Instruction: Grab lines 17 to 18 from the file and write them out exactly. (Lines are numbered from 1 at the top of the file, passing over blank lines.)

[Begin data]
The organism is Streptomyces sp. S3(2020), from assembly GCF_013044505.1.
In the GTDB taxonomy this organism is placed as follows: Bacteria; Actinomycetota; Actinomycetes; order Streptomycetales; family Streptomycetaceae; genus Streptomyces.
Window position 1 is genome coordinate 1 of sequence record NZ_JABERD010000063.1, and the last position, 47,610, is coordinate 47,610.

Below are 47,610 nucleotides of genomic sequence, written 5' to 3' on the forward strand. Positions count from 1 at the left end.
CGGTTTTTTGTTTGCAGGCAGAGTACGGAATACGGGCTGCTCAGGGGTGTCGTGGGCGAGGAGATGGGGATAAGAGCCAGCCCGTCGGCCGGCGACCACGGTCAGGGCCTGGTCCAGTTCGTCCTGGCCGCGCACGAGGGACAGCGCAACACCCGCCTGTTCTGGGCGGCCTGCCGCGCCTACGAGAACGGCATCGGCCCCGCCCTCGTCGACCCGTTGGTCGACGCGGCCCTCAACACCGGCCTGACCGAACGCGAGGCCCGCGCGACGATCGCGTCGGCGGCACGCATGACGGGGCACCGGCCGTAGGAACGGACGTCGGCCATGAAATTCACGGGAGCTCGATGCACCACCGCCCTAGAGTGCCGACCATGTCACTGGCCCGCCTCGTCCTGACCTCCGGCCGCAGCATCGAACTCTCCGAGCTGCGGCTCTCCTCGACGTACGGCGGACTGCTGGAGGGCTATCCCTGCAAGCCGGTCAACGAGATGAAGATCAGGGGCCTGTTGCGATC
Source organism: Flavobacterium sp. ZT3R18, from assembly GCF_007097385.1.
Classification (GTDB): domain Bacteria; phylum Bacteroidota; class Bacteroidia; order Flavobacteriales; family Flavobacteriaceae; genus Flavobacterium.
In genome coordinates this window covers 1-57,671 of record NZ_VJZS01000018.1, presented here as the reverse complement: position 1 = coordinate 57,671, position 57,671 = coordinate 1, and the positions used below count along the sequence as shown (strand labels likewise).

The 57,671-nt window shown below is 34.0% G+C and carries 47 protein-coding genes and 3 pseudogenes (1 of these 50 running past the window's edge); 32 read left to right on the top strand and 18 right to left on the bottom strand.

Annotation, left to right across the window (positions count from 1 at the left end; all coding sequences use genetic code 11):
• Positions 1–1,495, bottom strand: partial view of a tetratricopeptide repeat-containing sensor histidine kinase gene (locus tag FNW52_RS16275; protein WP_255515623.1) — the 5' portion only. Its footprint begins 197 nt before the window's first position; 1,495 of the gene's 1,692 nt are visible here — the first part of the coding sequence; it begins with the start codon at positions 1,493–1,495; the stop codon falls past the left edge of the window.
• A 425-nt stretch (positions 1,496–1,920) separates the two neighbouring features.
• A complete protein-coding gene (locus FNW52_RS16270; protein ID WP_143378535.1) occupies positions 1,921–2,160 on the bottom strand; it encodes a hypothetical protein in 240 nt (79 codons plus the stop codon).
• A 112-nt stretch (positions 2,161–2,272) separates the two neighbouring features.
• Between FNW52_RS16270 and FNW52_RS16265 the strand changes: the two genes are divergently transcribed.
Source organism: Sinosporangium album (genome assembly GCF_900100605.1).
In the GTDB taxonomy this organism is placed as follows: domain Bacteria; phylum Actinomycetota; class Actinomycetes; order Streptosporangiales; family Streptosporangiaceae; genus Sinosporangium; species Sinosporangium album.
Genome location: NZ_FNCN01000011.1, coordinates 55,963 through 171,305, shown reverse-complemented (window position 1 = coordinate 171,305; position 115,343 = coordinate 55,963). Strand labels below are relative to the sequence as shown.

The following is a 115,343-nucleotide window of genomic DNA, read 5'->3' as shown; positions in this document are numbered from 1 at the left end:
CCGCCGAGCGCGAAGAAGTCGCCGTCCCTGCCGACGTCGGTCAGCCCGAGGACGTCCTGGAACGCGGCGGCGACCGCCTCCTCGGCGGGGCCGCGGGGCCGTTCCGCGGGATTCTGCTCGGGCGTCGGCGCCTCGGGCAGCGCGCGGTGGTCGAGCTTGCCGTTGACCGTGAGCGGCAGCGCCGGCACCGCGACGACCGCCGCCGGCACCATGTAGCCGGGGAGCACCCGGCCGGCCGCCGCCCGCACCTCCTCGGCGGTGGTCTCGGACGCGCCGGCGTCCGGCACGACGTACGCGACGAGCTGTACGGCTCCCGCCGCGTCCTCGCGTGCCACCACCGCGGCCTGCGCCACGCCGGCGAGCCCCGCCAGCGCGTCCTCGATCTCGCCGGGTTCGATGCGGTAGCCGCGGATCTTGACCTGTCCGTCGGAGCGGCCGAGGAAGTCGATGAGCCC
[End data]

In the GTDB taxonomy this organism is placed as follows: domain Bacteria; phylum Actinomycetota; class Actinomycetes; order Streptosporangiales; family Streptosporangiaceae; genus Sinosporangium; species Sinosporangium album.
Genome location: NZ_FNCN01000011.1, coordinates 55,963 through 171,305, shown reverse-complemented (window position 1 = coordinate 171,305; position 115,343 = coordinate 55,963). Strand labels below are relative to the sequence as shown.